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March 2024
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Antarctic Adventure

Bringing the Toastmasters spirit to a remote part of the world.

By Satish Shenoy, DTM

Ranking high among my passions are traveling the world, running, and Toastmasters. In March 2019, I had an incredible opportunity to travel by ship to a pristine and beautiful place, Antarctica, “the last continent.” I was traveling there with 100 other runners to complete a personal milestone of running at least one full marathon across all seven continents to join an exclusive group of athletes who have achieved that goal.

My other mission: bringing the Toastmasters spirit and experience to my shipmates.

I live in San Jose, California, and any time I visit a new city, country, or continent for that matter, part of my Toastmasters mission is to try to visit clubs. Over the last six years, I have visited 25 clubs across five continents. When I traveled to Buenos Aires, Argentina, to prepare for a marathon, I visited the BA Tango Toastmasters club in that city.

I had hoped to visit a club in Antarctica as well. However, a search on the Toastmasters website came up empty, as it did when I spoke to members and district leaders and feverishly searched the internet. Then it hit me: If there was no club on the continent, why not show people traveling there what our meetings were all about? After all, with 100 of us on a ship together for 14 days, what better way to spend some time than sharing our stories at a Toastmasters-inspired meeting.

Before we left, I decided I would host my own demonstration meeting on the ship to promote Toastmasters and encourage speech-giving. I designed the banner and put together an agenda.

Satish Shenoy While traveling on a ship to Antarctica, Satish Shenoy set up a Toastmasters demo meeting for his shipmates, who were traveling together to run a marathon. Satish (right) poses with a fellow marathon runner on the ship to Antarctica after holding a demo Toastmasters meeting. Toastmaster Satish Shenoy celebrates after completing a marathon in Antarctica.  Toastmaster Donnellon (right), noted that the members he worked with at McMurdo station agreed that their experiences at the club directly or indirectly helped in their work in Antarctica. Toastmaster John Donnellon was employed as a boiler technician and maintenance specialist stationed at McMurdo Station in Antarctica for three summers. There he joined the only Toastmasters club—Club 549, which had 20 to 25 members who came from all over the world.  John Donnellon sits underneath the Antarctica club banner (with older branding), from when he was a member of the unique club in the 1990s.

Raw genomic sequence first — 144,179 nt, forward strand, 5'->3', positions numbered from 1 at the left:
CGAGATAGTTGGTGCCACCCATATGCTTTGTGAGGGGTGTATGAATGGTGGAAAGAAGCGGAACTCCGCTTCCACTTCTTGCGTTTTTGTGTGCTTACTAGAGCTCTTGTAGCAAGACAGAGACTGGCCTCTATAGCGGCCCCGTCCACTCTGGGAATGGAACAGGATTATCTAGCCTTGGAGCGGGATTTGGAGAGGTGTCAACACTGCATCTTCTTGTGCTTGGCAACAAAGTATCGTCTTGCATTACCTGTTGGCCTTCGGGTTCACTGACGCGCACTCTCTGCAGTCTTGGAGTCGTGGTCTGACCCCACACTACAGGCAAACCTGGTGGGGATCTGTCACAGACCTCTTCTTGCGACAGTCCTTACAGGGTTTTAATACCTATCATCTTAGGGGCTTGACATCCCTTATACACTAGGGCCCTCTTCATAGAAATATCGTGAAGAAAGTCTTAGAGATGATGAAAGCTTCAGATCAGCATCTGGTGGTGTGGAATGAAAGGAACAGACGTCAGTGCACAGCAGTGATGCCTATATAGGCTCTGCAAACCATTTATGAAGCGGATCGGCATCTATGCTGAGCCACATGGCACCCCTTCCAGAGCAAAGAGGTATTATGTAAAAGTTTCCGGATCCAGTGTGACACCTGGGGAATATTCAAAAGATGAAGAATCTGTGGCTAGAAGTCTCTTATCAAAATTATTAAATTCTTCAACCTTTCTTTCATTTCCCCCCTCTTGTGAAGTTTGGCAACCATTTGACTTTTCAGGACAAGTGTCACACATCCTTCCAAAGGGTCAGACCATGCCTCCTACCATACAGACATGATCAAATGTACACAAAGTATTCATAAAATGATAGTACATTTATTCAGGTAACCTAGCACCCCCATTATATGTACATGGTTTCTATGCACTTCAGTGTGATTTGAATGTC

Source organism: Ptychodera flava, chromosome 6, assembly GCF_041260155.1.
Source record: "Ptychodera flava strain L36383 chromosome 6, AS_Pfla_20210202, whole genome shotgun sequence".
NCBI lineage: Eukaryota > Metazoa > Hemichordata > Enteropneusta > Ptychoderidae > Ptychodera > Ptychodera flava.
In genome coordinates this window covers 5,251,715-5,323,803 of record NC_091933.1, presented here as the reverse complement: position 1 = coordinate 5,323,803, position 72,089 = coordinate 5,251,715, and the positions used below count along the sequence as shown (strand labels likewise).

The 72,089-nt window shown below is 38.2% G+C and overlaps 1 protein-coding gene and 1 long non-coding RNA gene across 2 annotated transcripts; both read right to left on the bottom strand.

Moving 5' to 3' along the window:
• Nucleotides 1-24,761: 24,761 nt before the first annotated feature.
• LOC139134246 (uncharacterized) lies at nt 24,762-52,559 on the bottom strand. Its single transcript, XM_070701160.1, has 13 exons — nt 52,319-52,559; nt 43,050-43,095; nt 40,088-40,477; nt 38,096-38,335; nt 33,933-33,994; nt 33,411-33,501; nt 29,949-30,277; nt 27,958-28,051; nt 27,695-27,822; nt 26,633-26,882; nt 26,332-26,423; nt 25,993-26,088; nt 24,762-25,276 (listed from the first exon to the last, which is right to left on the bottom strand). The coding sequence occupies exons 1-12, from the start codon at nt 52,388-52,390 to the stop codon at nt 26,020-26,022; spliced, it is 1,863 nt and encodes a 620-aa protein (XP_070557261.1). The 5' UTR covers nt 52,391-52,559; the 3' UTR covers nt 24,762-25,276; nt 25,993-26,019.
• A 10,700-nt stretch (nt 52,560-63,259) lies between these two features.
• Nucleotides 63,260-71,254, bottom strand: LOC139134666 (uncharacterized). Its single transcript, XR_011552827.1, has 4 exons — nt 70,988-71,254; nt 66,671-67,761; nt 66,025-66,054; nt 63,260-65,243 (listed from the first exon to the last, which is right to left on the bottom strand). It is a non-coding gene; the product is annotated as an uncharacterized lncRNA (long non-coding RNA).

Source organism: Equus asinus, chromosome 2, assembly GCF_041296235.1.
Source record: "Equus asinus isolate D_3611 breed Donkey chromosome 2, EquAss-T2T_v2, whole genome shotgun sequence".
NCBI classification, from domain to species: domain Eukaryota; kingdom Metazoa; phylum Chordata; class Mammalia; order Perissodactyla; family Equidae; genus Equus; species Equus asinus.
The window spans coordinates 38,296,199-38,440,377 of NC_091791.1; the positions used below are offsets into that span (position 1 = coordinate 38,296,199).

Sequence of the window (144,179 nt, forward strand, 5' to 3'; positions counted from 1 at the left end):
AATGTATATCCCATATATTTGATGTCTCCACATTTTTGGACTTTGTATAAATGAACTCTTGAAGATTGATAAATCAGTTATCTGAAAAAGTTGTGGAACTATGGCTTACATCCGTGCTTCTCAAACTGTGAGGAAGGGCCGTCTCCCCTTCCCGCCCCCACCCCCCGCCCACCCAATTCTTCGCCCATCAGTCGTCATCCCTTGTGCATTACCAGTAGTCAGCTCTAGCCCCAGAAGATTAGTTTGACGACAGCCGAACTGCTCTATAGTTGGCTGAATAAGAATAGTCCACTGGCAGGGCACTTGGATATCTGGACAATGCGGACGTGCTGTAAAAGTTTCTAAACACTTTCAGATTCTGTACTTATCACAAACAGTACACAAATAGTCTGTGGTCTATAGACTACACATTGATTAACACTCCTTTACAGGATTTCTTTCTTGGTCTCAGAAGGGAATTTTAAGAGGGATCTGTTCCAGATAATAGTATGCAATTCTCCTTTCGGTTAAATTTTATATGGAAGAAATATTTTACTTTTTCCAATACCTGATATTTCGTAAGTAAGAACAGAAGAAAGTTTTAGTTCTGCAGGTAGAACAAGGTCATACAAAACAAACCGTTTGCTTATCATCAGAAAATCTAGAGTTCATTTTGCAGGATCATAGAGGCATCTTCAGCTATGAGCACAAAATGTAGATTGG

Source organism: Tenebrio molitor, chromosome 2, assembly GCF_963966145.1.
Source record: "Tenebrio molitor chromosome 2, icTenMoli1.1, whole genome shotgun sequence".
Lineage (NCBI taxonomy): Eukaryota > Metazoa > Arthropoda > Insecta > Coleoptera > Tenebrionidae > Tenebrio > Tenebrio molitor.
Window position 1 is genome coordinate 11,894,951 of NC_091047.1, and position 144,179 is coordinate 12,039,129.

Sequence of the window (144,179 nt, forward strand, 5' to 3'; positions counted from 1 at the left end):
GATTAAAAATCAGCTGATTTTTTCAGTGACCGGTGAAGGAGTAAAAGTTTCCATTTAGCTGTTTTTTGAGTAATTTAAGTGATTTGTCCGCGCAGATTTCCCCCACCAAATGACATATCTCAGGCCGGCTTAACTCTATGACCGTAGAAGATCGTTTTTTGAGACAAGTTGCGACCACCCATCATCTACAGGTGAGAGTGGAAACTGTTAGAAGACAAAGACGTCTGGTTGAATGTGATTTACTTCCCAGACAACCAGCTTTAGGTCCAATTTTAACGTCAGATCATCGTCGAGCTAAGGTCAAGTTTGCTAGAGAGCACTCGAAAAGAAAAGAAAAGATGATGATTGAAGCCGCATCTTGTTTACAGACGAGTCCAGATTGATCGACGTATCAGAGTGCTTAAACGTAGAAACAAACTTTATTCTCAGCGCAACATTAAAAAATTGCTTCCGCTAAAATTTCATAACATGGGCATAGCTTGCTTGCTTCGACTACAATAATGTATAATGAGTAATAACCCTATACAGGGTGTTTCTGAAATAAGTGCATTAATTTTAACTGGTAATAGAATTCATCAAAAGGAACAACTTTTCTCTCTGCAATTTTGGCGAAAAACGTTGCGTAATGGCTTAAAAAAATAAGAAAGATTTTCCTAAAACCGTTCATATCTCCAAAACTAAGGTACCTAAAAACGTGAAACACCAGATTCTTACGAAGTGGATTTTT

The Journey Begins

Once we were underway, I approached our team captain, Jeff. To my pleasant surprise, he already knew about Toastmasters and told me he would fit the meeting into the ship itinerary. He recommended scheduling it after the marathon was held. That made sense to me, and I was thrilled! But I still had to get my shipmates interested.

Jeff announced the plans for a Toastmasters demo meeting one night at dinner when most of my shipmates were present, and I kept spreading the word to my new friends on the ship. Among these wonderful folks were Bruce and Helen, a couple from Australia who now live in Houston, Texas. Bruce told me he had been a Toastmaster years earlier. I immediately enrolled him to be Table Topicsmaster for the meeting. By the time meeting day approached, I had about 10 people committed to attend, and five who had agreed to speak.

Icy Endeavor

Meanwhile, there was a marathon to run. In the seven years I’ve been running, I’ve completed 10 marathons in all seven continents in addition to half-marathons and various 10K and other races. The training I did for the Antarctica Marathon was longer and harder than for other races, but in the end, it was mind over body. The 26.2-mile (42-km) course was on St. George Island and included more than 3,000 feet (914 m) of uphill and downhill segments, much of it covered in mud and even patches of quicksand.

We ran in waterproof shoes and multiple layers of appropriate clothing since the trail was ice in the morning and then got very slushy as the day went on and the ice melted. Luckily, it was a sunny summer day, with temperatures in the mid-30s° F (1° C). Of the 116 participants, 98 completed the race.

Memorable Meeting

The marathon run was successful, and now it was time to tackle the Toastmasters meeting. The fateful day came, and slowly but surely the room started filling up. Jeff did a stellar job kicking off the meeting and talking about Toastmasters and why we were all there. I was the Toastmaster for the meeting, and I expressed gratitude to all who came and promised them the session would be worthwhile. Two prepared speeches and eight Table Topics later (led by Bruce as Topicsmaster), we had the rapt attention of all 25 folks in attendance.

As the meeting wrapped up, I asked everyone to sign a commemorative banner. After all, it isn’t very often that a meeting like this happens in Antarctica. Most attendees came by and told me they had a great time and would look into Toastmasters. A month later, I found out that a few had checked out Toastmasters in their hometown and at least one had already joined a club.

Mission accomplished!

Want to read more about the history of Toastmasters in Antarctica? Read this article from 1998.

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